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Hor. Arm'd, my lord.
you. Ham. Very like. Staid it long? Hor. While one with moderate haste might tell
a hundred. Ham. His beard was grislid ?
Hør. It was, as I have seen it in his life, A sable silver'd. Ham. I'll watch to night; perchance 'twill walk
love : so fare
well. Upon the platform 'twixt eleven and twelve
I'ù visit you.
CH A P. X I V.
Brutus and Cassius.
Cas. W 1il you go see the order of the course?
Bru. Not I.
l'll leave you.
Bru. I am not gamesome; I do lack some part
Cas. Brutus, I do observe you now of late :
look, I turn the trouble of my countenance Merely upon myself. Vexed I am Of late with passions of some difference, Conceptions only proper to myself; Which give some soil perhaps to my behaviour? But let not therefore my good friends be griev'd, Among which number, Cassius, be you one; Nor construe any
farther my neglect, Than that poor Brutus, with himself at war, Forgets the shew of love to other men. Cas. Then , Brutus, I have much mistook your
passion; By means whereof, this breast of mine hath buried Thoughts of great value, worthy cogitations. Tell me, good Brutus can you see your
face? Bru. No, Cassius; for the eye sees not itself, But by reflection from some other thing.
Caš. 'Tis just.
have no such mirror as will turn Your hidden worthiness into your eye, That you might see your shadow. I have heard, Where many of the best respect in Rome, (Except immortal Cæsar) speaking of Brutus, And groaning underneath this age's yoke, Have wish'd that noble Brutus had his
eyes. Bru. Into what dangers would you lead me,
Cassius, That you
would have me seek into myself For that which is not in me?
Cas. Cas. Therefore , good Brutus, be prepard to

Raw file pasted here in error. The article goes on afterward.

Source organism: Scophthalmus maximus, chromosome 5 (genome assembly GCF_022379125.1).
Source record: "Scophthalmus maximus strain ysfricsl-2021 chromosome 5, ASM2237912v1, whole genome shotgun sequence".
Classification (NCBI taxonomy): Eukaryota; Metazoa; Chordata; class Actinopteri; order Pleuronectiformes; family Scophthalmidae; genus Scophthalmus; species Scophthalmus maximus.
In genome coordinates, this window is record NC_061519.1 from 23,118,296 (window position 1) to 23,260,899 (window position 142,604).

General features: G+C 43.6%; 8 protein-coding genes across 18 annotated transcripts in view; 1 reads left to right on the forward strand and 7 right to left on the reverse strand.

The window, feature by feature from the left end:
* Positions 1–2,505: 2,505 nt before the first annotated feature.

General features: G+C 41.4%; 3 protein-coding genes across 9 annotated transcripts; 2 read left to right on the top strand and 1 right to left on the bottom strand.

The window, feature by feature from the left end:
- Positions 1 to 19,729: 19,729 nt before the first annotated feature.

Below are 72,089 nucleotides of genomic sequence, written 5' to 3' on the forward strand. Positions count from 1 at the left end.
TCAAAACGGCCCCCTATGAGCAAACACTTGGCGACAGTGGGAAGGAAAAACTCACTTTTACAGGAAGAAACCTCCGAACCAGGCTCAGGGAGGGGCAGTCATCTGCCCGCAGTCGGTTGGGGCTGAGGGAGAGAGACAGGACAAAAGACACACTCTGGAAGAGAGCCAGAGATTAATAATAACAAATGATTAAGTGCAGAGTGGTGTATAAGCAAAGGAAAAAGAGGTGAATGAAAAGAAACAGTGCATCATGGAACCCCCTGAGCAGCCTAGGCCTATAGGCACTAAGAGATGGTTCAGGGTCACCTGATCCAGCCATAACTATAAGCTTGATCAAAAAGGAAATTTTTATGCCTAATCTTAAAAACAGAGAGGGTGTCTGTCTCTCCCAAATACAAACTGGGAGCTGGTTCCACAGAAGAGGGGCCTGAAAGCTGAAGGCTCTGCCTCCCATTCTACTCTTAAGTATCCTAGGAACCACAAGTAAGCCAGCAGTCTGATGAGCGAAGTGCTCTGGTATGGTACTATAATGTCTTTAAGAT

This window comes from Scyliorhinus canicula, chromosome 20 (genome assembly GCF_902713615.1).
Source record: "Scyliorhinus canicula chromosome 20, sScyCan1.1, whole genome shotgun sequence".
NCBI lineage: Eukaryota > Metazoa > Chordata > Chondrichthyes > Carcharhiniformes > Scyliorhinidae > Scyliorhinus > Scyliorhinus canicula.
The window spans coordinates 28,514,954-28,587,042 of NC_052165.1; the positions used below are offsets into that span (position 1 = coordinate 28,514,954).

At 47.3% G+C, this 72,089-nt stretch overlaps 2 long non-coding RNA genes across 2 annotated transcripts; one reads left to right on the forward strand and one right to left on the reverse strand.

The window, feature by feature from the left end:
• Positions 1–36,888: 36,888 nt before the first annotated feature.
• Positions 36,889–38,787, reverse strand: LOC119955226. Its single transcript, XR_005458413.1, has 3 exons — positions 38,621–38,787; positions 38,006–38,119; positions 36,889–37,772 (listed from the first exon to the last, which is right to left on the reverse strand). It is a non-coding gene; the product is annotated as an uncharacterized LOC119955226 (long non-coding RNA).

hear; And since you know you cannot see yourself So well as by reflection, I, your glass, Will modestly discover to yourself That of yourself which yet you know not of. And be not jealous of me gentle Brutus: Were I a common laugher, or did use To stale with ordinary oaths my lovo To every new protestor ; if you know, That I do fawn on men, and hug them hard, And after scandal them; or if you know, That I profess myself in banqueting To all the rout; then holi me dangerous. Bru. What means this shouting; I do fear the
people Chuse Cæsar for their king.
Cas. Ay, do you fear it? Then must I think
would not have it so. Bru. I would not Cassius; yet I love him well, But wherefore do
hold me here so long?
Cas. I know that virtue to be in you, Brutus,
and other men
And swim to yonder point?-Upon the word,
Bru. Another general shout!
he doth bestride the narrow
what should be in that Cæsar ?
Why should that name be sounded more than
that talk'd of Rome That her wide walls encompass'd but one man? Oh! you
and I have heard our fathers say There was a Brutus, one that would have brook'd Th'eternal devil to keep his state in Rome As easily as a king.
Bru.'That you do love me, I am nothing jealous; What you
would work me to , I have some aim; How I have thought of this, and of these times, I shall recount hereafter : for this present, I would not, (so with love I might intreat you) Be any further mov'd. What
have said, I will consider ; what you have to say, I will with patience hear; and find a tine, Both moet to hear, and answer such high things. Till then , my noble friend , chew upon this; Brutus had rather be a villager, Than to repute himself a son of Rome Under such hard conditions as this time I s like to lay upon us. Cas. I am glad that my
weak words Have struck but thus much show of fire from Bru. tus,